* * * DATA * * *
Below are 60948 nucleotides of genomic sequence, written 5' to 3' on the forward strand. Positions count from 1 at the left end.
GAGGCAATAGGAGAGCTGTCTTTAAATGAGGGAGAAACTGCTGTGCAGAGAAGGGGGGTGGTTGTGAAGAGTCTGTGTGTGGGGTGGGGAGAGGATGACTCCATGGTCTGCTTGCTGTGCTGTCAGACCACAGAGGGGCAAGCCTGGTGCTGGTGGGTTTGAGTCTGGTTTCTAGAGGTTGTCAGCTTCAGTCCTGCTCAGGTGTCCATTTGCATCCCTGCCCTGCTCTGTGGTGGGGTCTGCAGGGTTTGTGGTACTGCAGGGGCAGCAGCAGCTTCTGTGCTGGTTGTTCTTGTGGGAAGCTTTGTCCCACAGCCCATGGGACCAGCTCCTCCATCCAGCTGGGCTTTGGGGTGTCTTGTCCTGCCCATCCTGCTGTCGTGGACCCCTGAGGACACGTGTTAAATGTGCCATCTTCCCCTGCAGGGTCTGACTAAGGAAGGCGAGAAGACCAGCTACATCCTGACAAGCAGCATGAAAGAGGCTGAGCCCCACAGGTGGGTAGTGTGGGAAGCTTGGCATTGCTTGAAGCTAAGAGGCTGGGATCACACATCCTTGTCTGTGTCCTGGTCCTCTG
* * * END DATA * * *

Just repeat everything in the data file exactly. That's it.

Below are 60948 nucleotides of genomic sequence, written 5' to 3' on the forward strand. Positions count from 1 at the left end.
GAGGCAATAGGAGAGCTGTCTTTAAATGAGGGAGAAACTGCTGTGCAGAGAAGGGGGGTGGTTGTGAAGAGTCTGTGTGTGGGGTGGGGAGAGGATGACTCCATGGTCTGCTTGCTGTGCTGTCAGACCACAGAGGGGCAAGCCTGGTGCTGGTGGGTTTGAGTCTGGTTTCTAGAGGTTGTCAGCTTCAGTCCTGCTCAGGTGTCCATTTGCATCCCTGCCCTGCTCTGTGGTGGGGTCTGCAGGGTTTGTGGTACTGCAGGGGCAGCAGCAGCTTCTGTGCTGGTTGTTCTTGTGGGAAGCTTTGTCCCACAGCCCATGGGACCAGCTCCTCCATCCAGCTGGGCTTTGGGGTGTCTTGTCCTGCCCATCCTGCTGTCGTGGACCCCTGAGGACACGTGTTAAATGTGCCATCTTCCCCTGCAGGGTCTGACTAAGGAAGGCGAGAAGACCAGCTACATCCTGACAAGCAGCATGAAAGAGGCTGAGCCCCACAGGTGGGTAGTGTGGGAAGCTTGGCATTGCTTGAAGCTAAGAGGCTGGGATCACACATCCTTGTCTGTGTCCTGGTCCTCTG